Once a student receives their Pell Grant award, the funds are typically applied to their school account to pay for tuition and fees. If there are any remaining funds after tuition and fees have been paid, the student may receive a refund that can be used to cover other school-related expenses, such as books, transportation, or housing.

Federal Student Loans Explained

A student loan is a type of financial aid the government provides to help students afford higher education. These loans are offered through the U.S. Department of Education and are designed to help students and their families cover the cost of tuition, fees, room and board, and other related expenses.

Taking out a federal student loan is usually cheaper than taking out a private student loan. They also offer a range of repayment plans, including income-driven repayment plans that allow borrowers to make payments based on their income and family size. Additionally, federal student loans offer certain benefits, such as deferment and forbearance options, and loan forgiveness programs for those who meet certain criteria.

Types Of Federal Student Loans

Among the types of federal student loans are:

  • Direct Subsidized Loans for students who demonstrate financial need
  • Undergraduate and graduate students with no financial need can apply for direct unsubsidized loans
  • Parents of dependent undergraduate students and graduate students may qualify for a Direct PLUS Loan

Subsidized Loans

Subsidized loans are another option for students with financial needs if they're not eligible for the Pell Grant. Generally, the government pays the interest on these student loans during school and certain other periods, such as deferment or forbearance.

Frequently Asked Questions

Here are answers to your common questions.

Do Pell Scholarships Require Repayment?

No, Pell Grants do not require repayment. As a form of federal financial aid, Pell Grants are awarded to eligible undergraduate students based on financial need.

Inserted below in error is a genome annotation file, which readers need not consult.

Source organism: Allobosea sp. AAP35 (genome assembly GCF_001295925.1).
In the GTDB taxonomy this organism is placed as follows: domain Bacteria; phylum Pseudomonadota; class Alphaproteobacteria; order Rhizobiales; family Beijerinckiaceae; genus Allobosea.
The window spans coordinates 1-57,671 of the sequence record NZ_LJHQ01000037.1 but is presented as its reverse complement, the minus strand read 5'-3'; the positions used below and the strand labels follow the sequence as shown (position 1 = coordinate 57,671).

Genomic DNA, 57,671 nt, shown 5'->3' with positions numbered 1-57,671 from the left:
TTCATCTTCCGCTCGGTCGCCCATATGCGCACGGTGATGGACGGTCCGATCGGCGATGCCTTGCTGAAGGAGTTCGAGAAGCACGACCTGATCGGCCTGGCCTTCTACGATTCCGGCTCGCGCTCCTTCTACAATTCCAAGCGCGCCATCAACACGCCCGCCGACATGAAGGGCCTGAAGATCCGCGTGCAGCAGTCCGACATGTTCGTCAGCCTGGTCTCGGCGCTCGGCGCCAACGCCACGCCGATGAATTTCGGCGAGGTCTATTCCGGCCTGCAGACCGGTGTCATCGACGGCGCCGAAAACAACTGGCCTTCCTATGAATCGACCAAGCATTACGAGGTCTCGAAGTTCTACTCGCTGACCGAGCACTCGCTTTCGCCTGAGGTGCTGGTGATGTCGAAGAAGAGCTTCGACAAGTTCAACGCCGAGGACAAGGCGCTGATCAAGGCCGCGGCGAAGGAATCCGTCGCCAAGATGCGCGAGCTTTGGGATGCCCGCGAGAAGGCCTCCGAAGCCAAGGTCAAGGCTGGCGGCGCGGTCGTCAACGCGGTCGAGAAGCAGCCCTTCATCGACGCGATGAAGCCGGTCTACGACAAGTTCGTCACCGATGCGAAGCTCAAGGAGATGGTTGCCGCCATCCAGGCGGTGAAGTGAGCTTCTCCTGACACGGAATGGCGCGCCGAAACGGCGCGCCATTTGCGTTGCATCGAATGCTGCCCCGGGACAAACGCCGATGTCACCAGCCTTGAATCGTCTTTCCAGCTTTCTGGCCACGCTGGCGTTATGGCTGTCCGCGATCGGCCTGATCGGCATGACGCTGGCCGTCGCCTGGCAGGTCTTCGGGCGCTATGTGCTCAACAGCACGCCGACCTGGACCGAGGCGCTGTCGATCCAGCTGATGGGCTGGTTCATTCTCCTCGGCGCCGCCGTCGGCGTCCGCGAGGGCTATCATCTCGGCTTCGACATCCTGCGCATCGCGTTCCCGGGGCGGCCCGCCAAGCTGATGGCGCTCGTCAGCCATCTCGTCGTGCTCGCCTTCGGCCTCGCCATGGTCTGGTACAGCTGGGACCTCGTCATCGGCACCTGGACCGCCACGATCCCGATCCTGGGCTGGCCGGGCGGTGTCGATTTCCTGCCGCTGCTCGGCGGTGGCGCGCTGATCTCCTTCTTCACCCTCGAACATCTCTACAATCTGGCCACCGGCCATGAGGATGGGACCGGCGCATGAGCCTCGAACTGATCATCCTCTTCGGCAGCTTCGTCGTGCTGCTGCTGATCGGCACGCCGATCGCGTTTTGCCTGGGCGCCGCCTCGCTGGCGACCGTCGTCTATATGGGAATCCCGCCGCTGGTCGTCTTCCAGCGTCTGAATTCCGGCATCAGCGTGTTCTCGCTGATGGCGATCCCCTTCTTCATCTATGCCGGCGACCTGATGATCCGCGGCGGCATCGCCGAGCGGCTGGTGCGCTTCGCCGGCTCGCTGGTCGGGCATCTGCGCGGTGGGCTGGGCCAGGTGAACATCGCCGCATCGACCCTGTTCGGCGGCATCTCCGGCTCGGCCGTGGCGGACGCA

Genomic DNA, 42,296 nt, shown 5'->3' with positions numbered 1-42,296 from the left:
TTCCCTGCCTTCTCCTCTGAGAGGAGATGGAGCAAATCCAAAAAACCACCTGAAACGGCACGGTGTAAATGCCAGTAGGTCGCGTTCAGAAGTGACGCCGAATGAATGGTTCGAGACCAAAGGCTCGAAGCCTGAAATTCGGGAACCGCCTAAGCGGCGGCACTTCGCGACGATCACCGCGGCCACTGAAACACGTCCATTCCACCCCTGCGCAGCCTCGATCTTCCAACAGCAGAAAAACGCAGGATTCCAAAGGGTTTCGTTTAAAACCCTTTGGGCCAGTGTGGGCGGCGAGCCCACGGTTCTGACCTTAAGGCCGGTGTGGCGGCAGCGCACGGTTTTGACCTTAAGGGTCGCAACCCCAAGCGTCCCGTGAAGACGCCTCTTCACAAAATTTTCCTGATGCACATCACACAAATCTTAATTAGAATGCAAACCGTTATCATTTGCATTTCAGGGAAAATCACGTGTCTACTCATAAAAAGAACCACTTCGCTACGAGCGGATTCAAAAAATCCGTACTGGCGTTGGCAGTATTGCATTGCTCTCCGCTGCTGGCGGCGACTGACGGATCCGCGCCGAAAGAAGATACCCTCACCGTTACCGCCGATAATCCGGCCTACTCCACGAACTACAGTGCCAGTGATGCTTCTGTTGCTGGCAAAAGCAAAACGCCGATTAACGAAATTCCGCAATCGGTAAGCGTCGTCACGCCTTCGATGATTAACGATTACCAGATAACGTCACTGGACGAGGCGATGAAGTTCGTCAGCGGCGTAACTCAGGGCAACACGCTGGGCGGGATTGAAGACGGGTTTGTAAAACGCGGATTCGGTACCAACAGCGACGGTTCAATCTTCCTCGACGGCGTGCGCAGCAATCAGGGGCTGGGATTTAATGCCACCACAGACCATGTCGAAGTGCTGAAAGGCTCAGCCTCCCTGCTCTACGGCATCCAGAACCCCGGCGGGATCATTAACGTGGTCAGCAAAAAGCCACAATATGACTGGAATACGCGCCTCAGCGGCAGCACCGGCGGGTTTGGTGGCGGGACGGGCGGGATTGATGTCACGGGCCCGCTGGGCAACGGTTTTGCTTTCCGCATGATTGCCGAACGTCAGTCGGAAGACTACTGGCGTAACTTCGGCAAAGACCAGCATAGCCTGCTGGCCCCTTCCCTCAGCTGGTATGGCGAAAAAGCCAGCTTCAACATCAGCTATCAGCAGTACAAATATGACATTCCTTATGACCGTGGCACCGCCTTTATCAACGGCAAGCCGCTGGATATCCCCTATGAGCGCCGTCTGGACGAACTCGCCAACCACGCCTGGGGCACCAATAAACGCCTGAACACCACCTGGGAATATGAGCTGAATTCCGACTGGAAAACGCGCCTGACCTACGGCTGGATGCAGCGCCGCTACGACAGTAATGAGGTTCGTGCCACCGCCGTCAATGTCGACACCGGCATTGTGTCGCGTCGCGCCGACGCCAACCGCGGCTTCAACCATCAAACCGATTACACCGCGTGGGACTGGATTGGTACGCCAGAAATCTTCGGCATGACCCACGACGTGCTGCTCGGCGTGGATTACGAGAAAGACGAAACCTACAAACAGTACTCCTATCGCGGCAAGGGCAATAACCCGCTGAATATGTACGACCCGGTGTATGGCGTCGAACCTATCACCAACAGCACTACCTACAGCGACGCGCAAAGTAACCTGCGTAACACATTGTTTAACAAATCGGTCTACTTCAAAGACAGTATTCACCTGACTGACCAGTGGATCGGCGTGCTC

What Happens To Pell Award Money That Isn't Used?

If a student receives a Pell Grant award but does not use all the funds, the remaining amount is typically returned to the federal government. This is because Pell Grants are intended to help cover the cost of attendance for eligible students, and any unused funds are considered excessive.

When Will I Receive My Pell Award Money?

The timing of when you will receive your Pell Grant award money depends on several factors, including your school's financial aid disbursement schedule, the payment period for which the award was granted, and whether you have completed all of the requirements to receive the funds.

In general, Pell Grant funds are typically disbursed by your school in at least two equal payments during the academic year.

Higher education can be within reach. If you're a low-income student, the Pell Grant or Direct Subsidized Federal loans can help you achieve your dreams.

Alternatively, you can qualify for scholarships, such as those for Children of Veterans.

Jody Adams
Jody Adams is an accomplished editor-in-chief with a deep understanding of social care and government benefits issues. With a background in journalism and a master's degree in Public Policy, Jody has spent her career shaping the narrative around social policies and their impact on society. She has worked with renowned publications, effectively bridging the gap between complex policy analysis and public understanding. Jody's editorial expertise ensures that vital information on social care and government benefits reaches a broad audience, empowering individuals to make informed decisions.